While working on a piece expanding on this post for Pajamas, I chanced upon Charles Kaiser’s response to a raft of e-mails faulting him for failing to talk to a single gay Republican in his Out magazine article, “Washington’s Gay War.”
Introducing the response, Out editor Aaron Hicklin notes that the article “generated far more than the average grab bag of angry letters from readers,” citing Log Cabin’s call to action specifically. This correspondence, Hicklin believes, “seemed to warrant a response from the author.”
Major kudos to Log Cabin for getting at least one gay media outlet to take notice of the concerns of the oft-misrepresented gay Republicans. It’s unfortunate though that Kaiser’s response only further demonstrates his ignorance of gay Republicans.
Despite our contention that he didn’t talk to any gay Republicans, Kaiser claims he did. He just didn’t see fit to quote them.
He further defends himself by saying that the article was “about gay political wars in Washington” and not gay Republicans. Well, shouldn’t a journalist covering a war strive to cover both sides? Kaiser only covers the Republican side from the perspective of Democrats.
He also contends that none of his correspondents challenged â€œthe factsâ€ in his piece.
Not privy to the correspondence, I can’t vouch for the accuracy of that statement. In the article itself, Kaiser lets others do most of the talking. And maybe no one challenged the various quotations in the article. But, they make claims which they fail to prove, notably that of Washington Post reporter Vargas, “If you come out on the Hill and you’re a Republican, you lose power.â€
His article doesn’t reference a single Republican who lost power when he came out.
The issue wasn’t so much the accuracy of the quotations, but whom Kaiser chose to quote. And he himself acknowledged that he didn’t quote the gay Republicans with whom he talked.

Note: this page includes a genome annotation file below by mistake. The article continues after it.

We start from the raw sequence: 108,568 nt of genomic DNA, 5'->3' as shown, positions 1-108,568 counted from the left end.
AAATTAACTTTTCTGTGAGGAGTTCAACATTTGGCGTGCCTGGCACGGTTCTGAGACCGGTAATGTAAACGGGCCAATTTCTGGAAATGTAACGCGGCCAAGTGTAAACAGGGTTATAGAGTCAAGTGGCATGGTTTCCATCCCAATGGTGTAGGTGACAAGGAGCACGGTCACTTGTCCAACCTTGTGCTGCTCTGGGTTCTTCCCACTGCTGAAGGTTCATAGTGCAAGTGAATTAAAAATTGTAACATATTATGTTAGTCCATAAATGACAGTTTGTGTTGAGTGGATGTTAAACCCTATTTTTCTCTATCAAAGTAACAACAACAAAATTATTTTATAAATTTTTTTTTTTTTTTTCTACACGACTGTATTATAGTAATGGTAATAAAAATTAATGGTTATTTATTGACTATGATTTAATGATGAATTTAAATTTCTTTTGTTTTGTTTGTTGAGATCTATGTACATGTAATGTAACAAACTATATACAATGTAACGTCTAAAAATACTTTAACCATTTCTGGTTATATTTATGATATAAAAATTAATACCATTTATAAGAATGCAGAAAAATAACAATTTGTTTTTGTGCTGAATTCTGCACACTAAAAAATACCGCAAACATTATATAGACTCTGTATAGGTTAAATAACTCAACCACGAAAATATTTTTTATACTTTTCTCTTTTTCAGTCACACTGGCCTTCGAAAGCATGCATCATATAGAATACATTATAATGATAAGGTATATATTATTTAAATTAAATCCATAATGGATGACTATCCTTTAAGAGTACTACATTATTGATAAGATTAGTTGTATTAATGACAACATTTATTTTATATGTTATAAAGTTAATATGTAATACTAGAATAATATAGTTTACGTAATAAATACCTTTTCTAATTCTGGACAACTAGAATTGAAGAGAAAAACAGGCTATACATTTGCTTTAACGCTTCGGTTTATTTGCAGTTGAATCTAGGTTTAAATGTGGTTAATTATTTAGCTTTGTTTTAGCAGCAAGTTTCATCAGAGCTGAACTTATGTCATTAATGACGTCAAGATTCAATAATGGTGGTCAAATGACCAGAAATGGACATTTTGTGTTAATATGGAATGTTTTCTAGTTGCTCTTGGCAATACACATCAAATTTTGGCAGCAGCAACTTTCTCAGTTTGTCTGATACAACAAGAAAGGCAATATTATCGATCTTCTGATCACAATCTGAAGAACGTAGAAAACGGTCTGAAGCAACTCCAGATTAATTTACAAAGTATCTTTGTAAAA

I could go on, wondering how he comes to the conclusion that the current Republican Administration creates a climate which produces a “lack of self-esteem” and kind of “self-loathing,” but to address that would be to enter the world of liberal jargon. Simply put, that’s a ludicrous claim which he can only back up by resorting to the latest theories taught on university campuses.
I do want to address one point which gets to the heart of Kaiser’s misunderstanding of Republican ideas. He seems quite bothered that all the Republican presidential candidates opposed the federal Employment non-Discrimination Act (ENDA) and concludes by finding it “baffling” that presumptive GOP presidential nominee John McCain emplys “openly gay people in senior positions in his Senate office” while opposing that legislation.
Perhaps, had he taken a moment to understand conservative ideas, he might realize that someone might find it wrong to discriminate against gay people, yet find it’s not the federal government’s role to regulate such matters. One can treat gay people with dignity and oppose ENDA.
He might not find that so baffling if he understood the basic political philosophy undergirding American conservatism for the past forty years. If you’re covering gay political wars in DC, it kind of helps to have that understanding.
If Charles Kaiser were genuinely interested in covering those wars, he would try to understand why gay people espouse conservative ideas. While Kaiser claims to have talked to gay Republicans, he doesn’t reference such conversations in his first piece while the bafflement he expresses in his second shows an unfamiliarity with their ideas.
And this is the guy Out magazine tapped for an article on gay politics in our nation’s capital.